I took a CD pen to mark the acetate for the frame. These pens are excellent for marking on shiny paper. I drew a line just in from the edge of the aperture to show me where to cut the acetate to fit. The acetate shape had to be large enough to cover the aperture completely, but not so large that it would extend beyond the cut frame which would eventually be stuck down to cover the edge.
The acetate window in place.
Because I omitted to cut enough frames, I did not have one available for inking when I inked the background and butterflies, so I had to colour the new white frame, using distress stains.
Both the inner frames in place, attached with Scotch Quick Dry Adhesive.
The card folded closed, showing the inked kitchen paper through the acetate window, and with the second gold frame in place to finish the aperture.
Time to add the embellishments. To begin, I laid the acetate spiral in place inside the card.
First I added the “Happy Birthday” sentiment and the “60,” both of which I had cut out with Sheba, the top layers being sprayed along with the butterflies and the shadow layers being cut from gold mirror card. The banner for the “Happy Birthday” was sprayed as well, and the two layers arranged to provide maximum contrast. You can see that I have also arranged some butterflies on the spiral inside the card.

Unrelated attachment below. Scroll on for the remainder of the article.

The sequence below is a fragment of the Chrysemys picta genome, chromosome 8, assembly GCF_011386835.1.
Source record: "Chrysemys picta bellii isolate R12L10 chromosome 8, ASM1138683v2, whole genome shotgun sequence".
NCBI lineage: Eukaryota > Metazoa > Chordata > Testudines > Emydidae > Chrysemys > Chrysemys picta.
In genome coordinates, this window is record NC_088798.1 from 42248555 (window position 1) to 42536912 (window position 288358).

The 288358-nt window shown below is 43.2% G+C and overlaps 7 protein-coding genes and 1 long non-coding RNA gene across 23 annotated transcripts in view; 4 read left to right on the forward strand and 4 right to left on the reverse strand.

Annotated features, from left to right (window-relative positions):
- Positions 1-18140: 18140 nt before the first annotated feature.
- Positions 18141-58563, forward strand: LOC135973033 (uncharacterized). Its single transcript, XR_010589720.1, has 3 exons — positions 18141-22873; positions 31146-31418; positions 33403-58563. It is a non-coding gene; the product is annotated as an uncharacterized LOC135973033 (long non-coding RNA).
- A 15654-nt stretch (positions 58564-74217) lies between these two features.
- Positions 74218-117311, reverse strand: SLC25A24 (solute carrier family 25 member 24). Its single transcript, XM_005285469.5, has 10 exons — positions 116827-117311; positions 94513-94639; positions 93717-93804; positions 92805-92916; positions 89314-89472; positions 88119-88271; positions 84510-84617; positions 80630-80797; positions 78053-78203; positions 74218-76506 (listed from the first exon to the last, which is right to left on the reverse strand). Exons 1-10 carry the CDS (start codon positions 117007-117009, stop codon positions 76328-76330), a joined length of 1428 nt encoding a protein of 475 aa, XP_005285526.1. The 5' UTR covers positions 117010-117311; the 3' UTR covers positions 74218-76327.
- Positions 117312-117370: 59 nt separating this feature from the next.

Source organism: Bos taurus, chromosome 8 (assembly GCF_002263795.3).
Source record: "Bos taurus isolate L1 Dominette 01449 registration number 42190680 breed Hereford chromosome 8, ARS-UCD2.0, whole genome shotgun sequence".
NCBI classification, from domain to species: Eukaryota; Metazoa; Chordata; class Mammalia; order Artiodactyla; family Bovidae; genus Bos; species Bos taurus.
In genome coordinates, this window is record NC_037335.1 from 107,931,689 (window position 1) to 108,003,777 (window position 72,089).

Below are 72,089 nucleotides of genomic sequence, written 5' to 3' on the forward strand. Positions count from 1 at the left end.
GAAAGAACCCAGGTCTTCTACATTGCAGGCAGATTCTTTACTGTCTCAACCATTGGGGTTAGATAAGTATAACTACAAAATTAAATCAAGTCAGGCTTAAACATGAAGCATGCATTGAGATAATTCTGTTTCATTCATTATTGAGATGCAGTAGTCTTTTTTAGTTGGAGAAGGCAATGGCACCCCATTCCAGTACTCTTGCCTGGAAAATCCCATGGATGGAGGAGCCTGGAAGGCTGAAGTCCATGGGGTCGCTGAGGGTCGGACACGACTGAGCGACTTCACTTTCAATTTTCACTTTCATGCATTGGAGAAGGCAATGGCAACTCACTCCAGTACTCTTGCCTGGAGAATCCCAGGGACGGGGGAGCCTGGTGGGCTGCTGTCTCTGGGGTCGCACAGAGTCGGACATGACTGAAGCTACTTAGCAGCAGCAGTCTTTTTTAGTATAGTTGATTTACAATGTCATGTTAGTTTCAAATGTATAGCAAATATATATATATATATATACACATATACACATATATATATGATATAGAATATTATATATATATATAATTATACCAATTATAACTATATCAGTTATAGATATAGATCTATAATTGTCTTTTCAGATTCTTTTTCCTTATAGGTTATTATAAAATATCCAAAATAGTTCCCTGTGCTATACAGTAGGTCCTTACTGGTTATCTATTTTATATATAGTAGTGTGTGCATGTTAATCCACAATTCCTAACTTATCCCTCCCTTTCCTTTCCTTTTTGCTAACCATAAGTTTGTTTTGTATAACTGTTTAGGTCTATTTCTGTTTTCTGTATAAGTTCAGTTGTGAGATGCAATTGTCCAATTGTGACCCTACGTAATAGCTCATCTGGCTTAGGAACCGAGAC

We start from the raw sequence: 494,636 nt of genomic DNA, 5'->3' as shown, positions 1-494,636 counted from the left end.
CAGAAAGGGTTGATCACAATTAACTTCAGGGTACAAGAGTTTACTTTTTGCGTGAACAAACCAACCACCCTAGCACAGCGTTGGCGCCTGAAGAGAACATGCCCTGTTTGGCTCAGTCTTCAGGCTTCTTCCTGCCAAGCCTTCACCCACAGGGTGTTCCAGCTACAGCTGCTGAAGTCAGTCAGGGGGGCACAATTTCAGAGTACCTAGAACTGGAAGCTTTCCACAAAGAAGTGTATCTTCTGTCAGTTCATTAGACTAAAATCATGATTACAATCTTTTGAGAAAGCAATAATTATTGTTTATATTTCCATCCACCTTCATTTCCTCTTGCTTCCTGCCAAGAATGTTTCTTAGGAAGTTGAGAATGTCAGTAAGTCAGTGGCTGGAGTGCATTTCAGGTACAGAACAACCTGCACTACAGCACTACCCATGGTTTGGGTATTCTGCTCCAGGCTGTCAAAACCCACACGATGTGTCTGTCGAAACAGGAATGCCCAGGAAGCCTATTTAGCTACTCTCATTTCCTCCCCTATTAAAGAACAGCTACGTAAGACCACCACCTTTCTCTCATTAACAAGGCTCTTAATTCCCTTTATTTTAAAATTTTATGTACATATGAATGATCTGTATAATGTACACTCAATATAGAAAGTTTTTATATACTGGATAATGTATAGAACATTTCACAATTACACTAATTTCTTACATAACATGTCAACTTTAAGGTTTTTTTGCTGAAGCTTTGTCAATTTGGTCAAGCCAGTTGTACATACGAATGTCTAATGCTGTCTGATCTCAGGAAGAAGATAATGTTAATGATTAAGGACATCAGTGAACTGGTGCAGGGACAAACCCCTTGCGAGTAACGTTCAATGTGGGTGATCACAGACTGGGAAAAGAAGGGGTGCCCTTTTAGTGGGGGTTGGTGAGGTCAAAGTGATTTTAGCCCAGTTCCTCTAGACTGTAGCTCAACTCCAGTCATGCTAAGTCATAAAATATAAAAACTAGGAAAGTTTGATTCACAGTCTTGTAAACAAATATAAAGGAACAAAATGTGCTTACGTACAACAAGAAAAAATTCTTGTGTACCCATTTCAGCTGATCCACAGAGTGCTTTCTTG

Using my alcohol pen and a couple of different colours of alcohol ink, I added some colour to the gold butterflies and just touched the pen to the sprayed butterflies. I had layered some of these.
Here are some of the completed butterflies. When I layered them, I flipped up the wings of the top layer, and stuck it to the bottom layer with a thick blob of Pinflair gel glue, so that when it dried, the wings would not get flattened.
A couple of pictures showing the spiral inside the card. This is a bit difficult to photograph because the spiral is transparent and therefore not really visible (which is the whole idea), and also being at different levels, not everything is in focus, but you get the idea, and the fact that the floating butterflies cast a shadow, adding to the impression of depth.